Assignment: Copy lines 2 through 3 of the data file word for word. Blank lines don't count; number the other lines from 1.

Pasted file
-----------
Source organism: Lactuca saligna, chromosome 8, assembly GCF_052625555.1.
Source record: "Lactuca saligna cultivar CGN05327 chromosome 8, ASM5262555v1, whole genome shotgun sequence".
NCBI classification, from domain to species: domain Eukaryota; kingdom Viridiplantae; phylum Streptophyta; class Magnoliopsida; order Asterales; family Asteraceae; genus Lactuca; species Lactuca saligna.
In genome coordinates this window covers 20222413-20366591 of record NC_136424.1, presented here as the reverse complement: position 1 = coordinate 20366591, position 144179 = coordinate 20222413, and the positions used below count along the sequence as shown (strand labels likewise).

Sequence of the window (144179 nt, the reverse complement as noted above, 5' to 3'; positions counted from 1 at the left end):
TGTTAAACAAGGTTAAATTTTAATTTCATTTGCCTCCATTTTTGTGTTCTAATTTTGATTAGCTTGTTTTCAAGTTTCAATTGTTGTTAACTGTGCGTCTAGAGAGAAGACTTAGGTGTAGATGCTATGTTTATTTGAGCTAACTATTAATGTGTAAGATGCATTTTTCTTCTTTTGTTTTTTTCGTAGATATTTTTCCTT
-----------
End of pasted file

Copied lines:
Source record: "Lactuca saligna cultivar CGN05327 chromosome 8, ASM5262555v1, whole genome shotgun sequence".
NCBI classification, from domain to species: domain Eukaryota; kingdom Viridiplantae; phylum Streptophyta; class Magnoliopsida; order Asterales; family Asteraceae; genus Lactuca; species Lactuca saligna.